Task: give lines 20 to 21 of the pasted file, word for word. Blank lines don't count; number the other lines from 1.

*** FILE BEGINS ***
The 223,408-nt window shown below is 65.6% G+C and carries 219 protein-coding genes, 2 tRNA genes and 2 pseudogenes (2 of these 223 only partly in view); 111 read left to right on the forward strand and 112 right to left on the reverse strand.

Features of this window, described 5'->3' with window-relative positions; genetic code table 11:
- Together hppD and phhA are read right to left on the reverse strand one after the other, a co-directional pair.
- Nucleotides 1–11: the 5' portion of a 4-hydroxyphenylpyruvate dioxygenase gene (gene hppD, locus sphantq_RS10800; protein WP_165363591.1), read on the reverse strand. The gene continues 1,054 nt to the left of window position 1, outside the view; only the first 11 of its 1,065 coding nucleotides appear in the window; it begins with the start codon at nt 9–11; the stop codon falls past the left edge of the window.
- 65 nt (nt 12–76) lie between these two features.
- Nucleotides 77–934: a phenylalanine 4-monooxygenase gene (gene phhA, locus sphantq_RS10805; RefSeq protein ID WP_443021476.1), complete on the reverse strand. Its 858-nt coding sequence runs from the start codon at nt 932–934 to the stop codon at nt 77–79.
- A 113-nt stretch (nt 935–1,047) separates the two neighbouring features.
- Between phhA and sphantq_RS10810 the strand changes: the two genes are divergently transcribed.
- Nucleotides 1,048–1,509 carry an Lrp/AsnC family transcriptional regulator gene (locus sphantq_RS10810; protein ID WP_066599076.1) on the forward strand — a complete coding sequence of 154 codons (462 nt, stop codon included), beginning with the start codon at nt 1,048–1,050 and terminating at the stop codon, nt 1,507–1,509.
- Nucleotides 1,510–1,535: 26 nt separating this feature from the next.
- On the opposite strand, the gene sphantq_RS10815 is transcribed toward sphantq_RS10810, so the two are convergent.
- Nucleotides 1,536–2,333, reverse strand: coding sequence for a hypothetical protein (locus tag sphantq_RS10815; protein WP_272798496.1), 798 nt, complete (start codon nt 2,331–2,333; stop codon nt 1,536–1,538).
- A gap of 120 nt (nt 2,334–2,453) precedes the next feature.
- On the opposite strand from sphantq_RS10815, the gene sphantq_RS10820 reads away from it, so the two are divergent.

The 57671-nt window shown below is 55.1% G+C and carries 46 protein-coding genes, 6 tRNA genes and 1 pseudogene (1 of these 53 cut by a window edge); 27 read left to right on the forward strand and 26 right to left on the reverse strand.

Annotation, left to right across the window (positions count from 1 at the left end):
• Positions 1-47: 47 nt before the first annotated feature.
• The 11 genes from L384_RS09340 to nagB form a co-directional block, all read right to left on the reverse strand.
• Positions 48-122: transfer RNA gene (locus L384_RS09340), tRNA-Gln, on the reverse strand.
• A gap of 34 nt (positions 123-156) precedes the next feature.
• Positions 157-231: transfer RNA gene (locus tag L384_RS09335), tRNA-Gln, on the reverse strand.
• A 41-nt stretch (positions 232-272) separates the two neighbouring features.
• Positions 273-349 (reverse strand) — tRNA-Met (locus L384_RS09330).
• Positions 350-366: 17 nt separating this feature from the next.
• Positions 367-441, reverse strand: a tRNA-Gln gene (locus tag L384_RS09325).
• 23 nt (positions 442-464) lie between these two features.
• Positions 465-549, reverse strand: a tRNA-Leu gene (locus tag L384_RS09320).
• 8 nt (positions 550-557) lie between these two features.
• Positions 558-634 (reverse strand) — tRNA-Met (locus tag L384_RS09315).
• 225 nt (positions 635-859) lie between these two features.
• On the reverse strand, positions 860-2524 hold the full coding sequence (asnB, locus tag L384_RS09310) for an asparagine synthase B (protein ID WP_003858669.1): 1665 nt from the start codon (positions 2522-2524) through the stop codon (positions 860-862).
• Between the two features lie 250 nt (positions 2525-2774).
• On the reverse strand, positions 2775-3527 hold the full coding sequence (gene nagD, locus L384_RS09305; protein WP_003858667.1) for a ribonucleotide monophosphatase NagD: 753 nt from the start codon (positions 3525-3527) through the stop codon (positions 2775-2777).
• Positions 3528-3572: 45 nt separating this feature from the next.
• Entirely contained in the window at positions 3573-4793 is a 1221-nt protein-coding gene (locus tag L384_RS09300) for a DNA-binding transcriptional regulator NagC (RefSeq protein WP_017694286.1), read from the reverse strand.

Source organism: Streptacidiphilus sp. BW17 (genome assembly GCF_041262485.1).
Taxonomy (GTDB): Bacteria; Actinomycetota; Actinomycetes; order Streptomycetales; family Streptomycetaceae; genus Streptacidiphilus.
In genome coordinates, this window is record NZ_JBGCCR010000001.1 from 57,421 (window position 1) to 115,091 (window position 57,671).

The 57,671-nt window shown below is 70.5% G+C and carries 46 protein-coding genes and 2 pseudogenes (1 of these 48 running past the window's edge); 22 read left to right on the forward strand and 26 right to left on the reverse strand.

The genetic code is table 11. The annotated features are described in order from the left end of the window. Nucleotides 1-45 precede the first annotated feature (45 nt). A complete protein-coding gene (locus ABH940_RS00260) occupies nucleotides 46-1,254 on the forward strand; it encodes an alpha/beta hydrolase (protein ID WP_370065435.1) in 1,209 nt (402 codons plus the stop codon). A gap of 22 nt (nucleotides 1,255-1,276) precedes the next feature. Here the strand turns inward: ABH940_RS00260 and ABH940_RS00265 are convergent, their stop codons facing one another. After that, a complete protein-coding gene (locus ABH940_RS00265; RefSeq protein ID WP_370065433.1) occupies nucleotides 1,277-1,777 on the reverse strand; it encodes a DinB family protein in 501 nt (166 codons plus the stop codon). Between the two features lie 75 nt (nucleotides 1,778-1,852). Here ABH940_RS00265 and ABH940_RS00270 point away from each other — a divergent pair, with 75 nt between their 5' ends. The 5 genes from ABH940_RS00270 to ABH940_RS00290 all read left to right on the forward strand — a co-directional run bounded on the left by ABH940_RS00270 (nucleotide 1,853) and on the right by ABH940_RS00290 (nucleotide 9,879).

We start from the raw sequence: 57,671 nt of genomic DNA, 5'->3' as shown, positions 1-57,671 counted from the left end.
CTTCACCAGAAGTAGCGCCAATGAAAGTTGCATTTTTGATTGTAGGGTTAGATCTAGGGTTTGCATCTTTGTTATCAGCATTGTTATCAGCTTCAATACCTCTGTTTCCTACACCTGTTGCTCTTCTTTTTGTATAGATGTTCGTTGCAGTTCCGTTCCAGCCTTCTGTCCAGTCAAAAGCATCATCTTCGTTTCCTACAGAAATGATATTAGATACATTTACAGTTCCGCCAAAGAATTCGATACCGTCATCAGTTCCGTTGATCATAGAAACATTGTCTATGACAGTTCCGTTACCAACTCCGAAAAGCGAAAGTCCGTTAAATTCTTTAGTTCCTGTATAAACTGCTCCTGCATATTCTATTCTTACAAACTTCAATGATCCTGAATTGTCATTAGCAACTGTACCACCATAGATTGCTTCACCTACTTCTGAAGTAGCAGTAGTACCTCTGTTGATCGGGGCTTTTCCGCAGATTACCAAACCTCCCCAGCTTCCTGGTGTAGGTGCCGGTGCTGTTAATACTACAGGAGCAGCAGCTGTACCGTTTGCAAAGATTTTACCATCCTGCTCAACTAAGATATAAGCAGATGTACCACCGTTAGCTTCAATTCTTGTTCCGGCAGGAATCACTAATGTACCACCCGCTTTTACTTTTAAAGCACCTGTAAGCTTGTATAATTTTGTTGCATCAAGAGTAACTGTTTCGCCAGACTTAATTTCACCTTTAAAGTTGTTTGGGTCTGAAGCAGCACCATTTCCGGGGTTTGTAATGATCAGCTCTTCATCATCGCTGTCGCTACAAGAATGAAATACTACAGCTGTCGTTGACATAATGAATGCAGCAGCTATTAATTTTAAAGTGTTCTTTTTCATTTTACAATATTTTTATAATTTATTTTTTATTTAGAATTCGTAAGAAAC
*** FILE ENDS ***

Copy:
• A gap of 34 nt (positions 123-156) precedes the next feature.
• Positions 157-231: transfer RNA gene (locus tag L384_RS09335), tRNA-Gln, on the reverse strand.